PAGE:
Monday, December 12, 2011

Wolverine & the X-Men #1

Marvel, 28 pages, $ 3.99

Writer: Jason Aaron
Penciler/colorist: Chris Bachalo
Inkers: Tim Townsend, Jaime Mendoza, Al Vey
Letterer: Rob Steen

In which Jason Aaron and Chris Bachalo turn in the best X-Men story I’ve read in years.

About half a year back, when I saw the X-Men: First Class film, I was wondering why there wasn’t an X-Men comic that’s like it: a busy, self-contained, character-driven comic-book series about a team of young mutants in a world that hates and fears them, with an air of excitement and a sense of humor about itself. In other words: an X-Men comic that goes back to the core of the concept, rather than getting lost in trivia or in the big overall Marvel Universe narrative.

Wolverine & the X-Men is that comic, it seems.

Mr. Aaron and Mr. Bachalo’s debut issue is not as boldly and fearlessly inventive as Grant Morrison and Frank Quitely’s New X-Men #114. And it doesn’t have the nostalgic, almost pastoral charm that Joss Whedon and John Cassaday brought to the characters in Astonishing X-Men #1. But it sits comfortably enough in-between those two to merit the comparison, and you could do a lot worse than that.

The book isn’t perfect. I don’t entirely buy Wolverine or Xavier’s awfully chummy voices in the first few pages, some of the scenes and dialogue could have used a little more oomph, and the set-up—education inspectors getting a tour of the new Jean Grey School for Higher Learning—is familiar.

Still, thanks to the execution, the set-up works, and the overall story is more than just one step in the right direction. The X-Men have always worked best in a school setting, and everything here seems geared towards toning down down the angst and tension level for a bit—which, lord knows, is a good change of pace for the X-Men.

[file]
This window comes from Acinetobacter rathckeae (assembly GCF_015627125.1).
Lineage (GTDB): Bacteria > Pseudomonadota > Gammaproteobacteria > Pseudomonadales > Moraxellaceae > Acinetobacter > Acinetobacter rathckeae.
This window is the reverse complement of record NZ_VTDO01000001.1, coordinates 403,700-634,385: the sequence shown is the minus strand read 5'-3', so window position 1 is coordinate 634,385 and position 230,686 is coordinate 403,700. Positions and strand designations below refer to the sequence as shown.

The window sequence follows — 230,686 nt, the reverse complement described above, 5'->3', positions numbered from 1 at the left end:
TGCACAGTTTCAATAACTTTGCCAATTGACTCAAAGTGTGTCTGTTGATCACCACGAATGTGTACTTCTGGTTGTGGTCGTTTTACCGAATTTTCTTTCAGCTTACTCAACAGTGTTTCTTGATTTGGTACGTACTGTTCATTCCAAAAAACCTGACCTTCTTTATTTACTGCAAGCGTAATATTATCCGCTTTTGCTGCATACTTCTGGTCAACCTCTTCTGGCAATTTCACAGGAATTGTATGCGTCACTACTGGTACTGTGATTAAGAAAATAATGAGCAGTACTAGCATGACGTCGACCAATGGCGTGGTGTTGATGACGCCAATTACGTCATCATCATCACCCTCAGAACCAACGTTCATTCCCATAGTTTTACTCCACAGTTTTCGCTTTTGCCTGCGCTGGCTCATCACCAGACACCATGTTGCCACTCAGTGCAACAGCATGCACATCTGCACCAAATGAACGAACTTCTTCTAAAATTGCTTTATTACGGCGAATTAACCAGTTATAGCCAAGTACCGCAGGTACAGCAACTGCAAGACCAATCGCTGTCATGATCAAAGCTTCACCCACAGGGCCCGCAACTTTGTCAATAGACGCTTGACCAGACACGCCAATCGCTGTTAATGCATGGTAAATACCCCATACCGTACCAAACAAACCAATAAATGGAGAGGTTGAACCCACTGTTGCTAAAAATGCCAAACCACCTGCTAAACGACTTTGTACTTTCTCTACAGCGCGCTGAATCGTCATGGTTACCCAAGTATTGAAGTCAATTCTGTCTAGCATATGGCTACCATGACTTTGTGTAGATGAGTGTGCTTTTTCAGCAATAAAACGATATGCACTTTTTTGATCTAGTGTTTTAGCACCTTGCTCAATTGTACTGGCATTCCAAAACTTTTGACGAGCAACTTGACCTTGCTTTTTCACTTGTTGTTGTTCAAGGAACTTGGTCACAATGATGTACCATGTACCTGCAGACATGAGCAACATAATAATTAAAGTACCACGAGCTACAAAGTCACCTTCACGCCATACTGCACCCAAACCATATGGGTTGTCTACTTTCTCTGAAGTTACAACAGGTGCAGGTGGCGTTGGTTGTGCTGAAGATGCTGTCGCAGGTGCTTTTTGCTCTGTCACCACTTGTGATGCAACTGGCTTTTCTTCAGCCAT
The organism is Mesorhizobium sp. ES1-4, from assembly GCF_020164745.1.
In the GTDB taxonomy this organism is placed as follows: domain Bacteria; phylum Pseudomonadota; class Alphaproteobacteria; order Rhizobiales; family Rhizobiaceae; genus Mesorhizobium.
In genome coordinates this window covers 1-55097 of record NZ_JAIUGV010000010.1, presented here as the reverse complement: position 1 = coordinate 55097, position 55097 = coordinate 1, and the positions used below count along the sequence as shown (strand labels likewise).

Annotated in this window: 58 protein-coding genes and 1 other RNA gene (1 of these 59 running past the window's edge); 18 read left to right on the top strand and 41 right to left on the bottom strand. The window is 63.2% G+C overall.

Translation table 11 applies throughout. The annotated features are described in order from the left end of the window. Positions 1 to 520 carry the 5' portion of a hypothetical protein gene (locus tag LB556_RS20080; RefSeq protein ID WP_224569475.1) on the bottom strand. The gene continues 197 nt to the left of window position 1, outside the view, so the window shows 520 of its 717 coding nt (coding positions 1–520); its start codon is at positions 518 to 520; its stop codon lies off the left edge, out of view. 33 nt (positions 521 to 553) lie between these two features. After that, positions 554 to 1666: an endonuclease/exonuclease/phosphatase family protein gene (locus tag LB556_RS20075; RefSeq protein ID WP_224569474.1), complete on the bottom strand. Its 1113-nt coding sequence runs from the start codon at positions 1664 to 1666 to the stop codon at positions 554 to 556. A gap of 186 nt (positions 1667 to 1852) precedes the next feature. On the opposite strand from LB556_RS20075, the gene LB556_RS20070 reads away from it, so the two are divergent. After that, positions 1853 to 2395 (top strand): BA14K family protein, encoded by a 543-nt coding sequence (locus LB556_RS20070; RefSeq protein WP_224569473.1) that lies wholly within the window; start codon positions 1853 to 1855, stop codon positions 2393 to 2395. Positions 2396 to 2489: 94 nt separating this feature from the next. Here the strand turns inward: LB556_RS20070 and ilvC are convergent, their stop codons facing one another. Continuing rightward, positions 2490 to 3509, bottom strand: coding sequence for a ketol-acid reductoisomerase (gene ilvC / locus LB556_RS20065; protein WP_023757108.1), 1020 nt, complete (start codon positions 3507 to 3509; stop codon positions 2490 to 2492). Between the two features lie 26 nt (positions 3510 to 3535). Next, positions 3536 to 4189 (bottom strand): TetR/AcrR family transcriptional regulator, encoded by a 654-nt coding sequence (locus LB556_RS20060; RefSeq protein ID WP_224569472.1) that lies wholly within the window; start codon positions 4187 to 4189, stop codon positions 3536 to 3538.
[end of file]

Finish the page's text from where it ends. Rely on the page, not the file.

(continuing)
There’s a good mix of characters, as well. Kitty Pryde, Beast and Iceman provide a good, upbeat emotional core for this type of book, and making Wolverine—who is, in many ways, the poster child for grim and gritty, after all—their headmaster provides a nice foil for them.

Curveballs like Doop (the receptionist of the new school), Toad (the janitor!) or intriguing new characters Broo, Kid Gladiator and those little Nightcrawlers provide a welcome injection of new blood. I’m even forgiving the story the presence of Quentin Quire. It was emphatically idiotic to bring him back, in the context of his original appearances in the Grant Morrison run, but having him in the mix here works, if you take the story on its own terms.

Most importantly, though, the creators succeed at selling the characters and the exciting, relaxed, delightfully busy atmosphere of the whole thing. It really does feel like a school full of young people—a real place where things don’t stop happening whenever they’re not on panel.

Of course, Marvel just announced a big crossover storyline that’s about to take over the X-Men books for six months. So this is a miniseries, basically.

That’s a shame, because this is actually a pretty good start. The concept and execution here would have been strong enough to carry an ongoing title.

Maybe next time.

Grade: B

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